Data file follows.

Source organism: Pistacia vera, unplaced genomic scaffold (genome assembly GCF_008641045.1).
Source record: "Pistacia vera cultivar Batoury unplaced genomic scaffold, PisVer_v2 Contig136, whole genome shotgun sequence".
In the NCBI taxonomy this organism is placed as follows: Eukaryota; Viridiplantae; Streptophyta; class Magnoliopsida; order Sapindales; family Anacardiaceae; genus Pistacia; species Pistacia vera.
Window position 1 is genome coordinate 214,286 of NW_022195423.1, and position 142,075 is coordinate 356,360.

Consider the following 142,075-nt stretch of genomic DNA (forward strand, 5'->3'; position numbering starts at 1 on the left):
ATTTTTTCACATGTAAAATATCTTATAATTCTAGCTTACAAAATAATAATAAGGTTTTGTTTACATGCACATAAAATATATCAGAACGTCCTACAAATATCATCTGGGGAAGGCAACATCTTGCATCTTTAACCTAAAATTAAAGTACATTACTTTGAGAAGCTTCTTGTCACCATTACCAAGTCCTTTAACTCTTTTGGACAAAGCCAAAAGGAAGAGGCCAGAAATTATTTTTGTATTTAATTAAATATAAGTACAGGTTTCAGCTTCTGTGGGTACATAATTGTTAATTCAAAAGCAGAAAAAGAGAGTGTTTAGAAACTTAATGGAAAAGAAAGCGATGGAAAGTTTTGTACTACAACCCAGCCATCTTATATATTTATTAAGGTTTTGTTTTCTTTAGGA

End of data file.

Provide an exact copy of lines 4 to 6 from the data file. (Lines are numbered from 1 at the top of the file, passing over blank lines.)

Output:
Window position 1 is genome coordinate 214,286 of NW_022195423.1, and position 142,075 is coordinate 356,360.

Consider the following 142,075-nt stretch of genomic DNA (forward strand, 5'->3'; position numbering starts at 1 on the left):
ATTTTTTCACATGTAAAATATCTTATAATTCTAGCTTACAAAATAATAATAAGGTTTTGTTTACATGCACATAAAATATATCAGAACGTCCTACAAATATCATCTGGGGAAGGCAACATCTTGCATCTTTAACCTAAAATTAAAGTACATTACTTTGAGAAGCTTCTTGTCACCATTACCAAGTCCTTTAACTCTTTTGGACAAAGCCAAAAGGAAGAGGCCAGAAATTATTTTTGTATTTAATTAAATATAAGTACAGGTTTCAGCTTCTGTGGGTACATAATTGTTAATTCAAAAGCAGAAAAAGAGAGTGTTTAGAAACTTAATGGAAAAGAAAGCGATGGAAAGTTTTGTACTACAACCCAGCCATCTTATATATTTATTAAGGTTTTGTTTTCTTTAGGA